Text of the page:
London 2012: 5 American Gymnasts We Can't Wait to See at the Secret US Classic
As Olympic fever rises in anticipation of London 2012, U.S. gymnasts face a final opportunity to move forward to the Visa Nationals and U.S. Trials at the Secret U.S. Classic.
This Saturday, Chicago holds the key for those women with dreams of Olympic glory.
Here are five gymnasts to take note of at the Secret U.S. Classic.
Nastia Liukin: The Return of the Queen
The winner of five medals including the coveted all-around at the Beijing Games, Nastia Liukin is one of the most highly decorated gymnasts the U.S. has ever produced. Everyone believed her when she announced her retirement after the 2008 Olympics.
Oh how time changes one's perspective.
After a brief comeback in 2009, Liukin chose to take a familiar path of champions before her. She changed her focus to the business world and working at the gym alongside her father and coach, Valeri Liukin. She even has a major event in her name, no small feat in the world of retirement.
Then suddenly last summer, she rethought her decision and prospects for competing in London 2012.
So with only one year to reestablish herself as queen of the beam, she is back and fighting for a spot on the U.S. Olympic team on this sole event where even at 23, she excels – shoulder problems notwithstanding.
Liukin is a pro at handling pressure, so that is not a concern. We can’t wait to see if her body can handle it.
Rebecca Bross: The Darling of Non-Olympic Seasons
In 2010, Rebecca Bross was flying high. Everything she touched seemed to turn to gold, silver or bronze. Hopes were raised that this national champion and six-time world medalist would be the new darling for London 2012.
Then at the Visa National Championships in 2011, Bross erred on her Yurchenko vault, landing low while still twisting. Fears included torn ligaments, but she avoided any major damage. Still, surgery was required to stabilize her right patella.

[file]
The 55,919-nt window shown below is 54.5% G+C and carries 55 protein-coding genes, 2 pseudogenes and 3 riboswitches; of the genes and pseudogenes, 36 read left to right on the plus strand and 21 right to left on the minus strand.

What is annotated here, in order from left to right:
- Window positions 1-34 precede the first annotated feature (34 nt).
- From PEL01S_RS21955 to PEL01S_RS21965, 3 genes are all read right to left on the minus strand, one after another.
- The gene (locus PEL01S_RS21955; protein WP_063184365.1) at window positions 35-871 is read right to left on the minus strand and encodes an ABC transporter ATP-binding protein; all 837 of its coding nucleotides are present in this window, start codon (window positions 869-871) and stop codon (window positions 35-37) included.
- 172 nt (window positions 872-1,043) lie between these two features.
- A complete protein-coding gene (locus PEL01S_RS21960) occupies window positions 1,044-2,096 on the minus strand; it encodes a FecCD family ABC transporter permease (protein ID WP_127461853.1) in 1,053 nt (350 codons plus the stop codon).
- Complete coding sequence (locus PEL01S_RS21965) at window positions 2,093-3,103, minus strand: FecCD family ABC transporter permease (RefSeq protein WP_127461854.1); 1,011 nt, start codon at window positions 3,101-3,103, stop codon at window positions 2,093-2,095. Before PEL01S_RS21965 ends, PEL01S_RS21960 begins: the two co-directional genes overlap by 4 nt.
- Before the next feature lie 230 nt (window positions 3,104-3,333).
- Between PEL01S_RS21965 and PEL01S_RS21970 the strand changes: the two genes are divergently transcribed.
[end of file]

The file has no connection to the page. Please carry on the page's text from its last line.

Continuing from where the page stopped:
With her pedigree, Bross deserves to be evaluated by the U.S. Olympic selection committee, headed by Marta Karolyi and for now she remains in the running.
Gabby Douglas: The New Kid on the Block
As the youngest of potential U.S. Olympic team members, Douglas’ powerful routines surely belie her youth.
Despite her age Douglas is generally considered by many, NBC analyst and Olympic gold medalist Tim Daggett included, the best bar worker the U.S. has to offer.
A member of the 2011 gold medal World Championships team, she is fortunate to be injury free and full of spunk.
This year, Douglas competed in the AT&T American Cup where at the end of the competition she had the highest all-around score, defeating U.S. wonder woman Jordyn Wieber. However, as Douglas competed as an alternate, her scores did not count. Bummer.
If she hits her routines cleanly, Douglas will give everyone vying for an all-around Olympic spot a run for their money.
McKayla Maroney: USA’s Not so Secret Weapon
Sixteen-year old McKayla Maroney was a member of the U.S. 2011 World Championships gold-medal team. An excellent all-arounder, this teen not only performs the most difficult vault in the FIG code of points today, she knows how to nail it.
Few gymnasts can handle an Amanar. The vault has the most difficulty start value of any being performed today (6.5), but Maroney has come as close to perfecting the skill as humanly possible.
While Maroney would make an excellent choice to compete all-around, the U.S. would be crazy to deny her the opportunity to do what she does best. It's truly something to see.
Kyla Ross – the Real Deal
Not much attention has been lavished on Kyla Ross. After all, Wieber, Raisman and a handful of others are considered media gold. But don’t count this young lady out folks. Her resume may not be lengthy, but it is impressive.
The past two years have been very good to Ross, who keeps proving her mettle as an elite all-around gymnast. She consistently places near the top on each apparatus and is a lioness when it comes to uneven bars and balance beam. Her determination to stick landings on the floor exhibit a personal demand for perfection.
The Secret U.S. Classic has the ability to catapult her toward her Olympic ambitions and compel the media to scurry a 50-yard dash down the vaulting lane in an effort to get the first post-meet interview.
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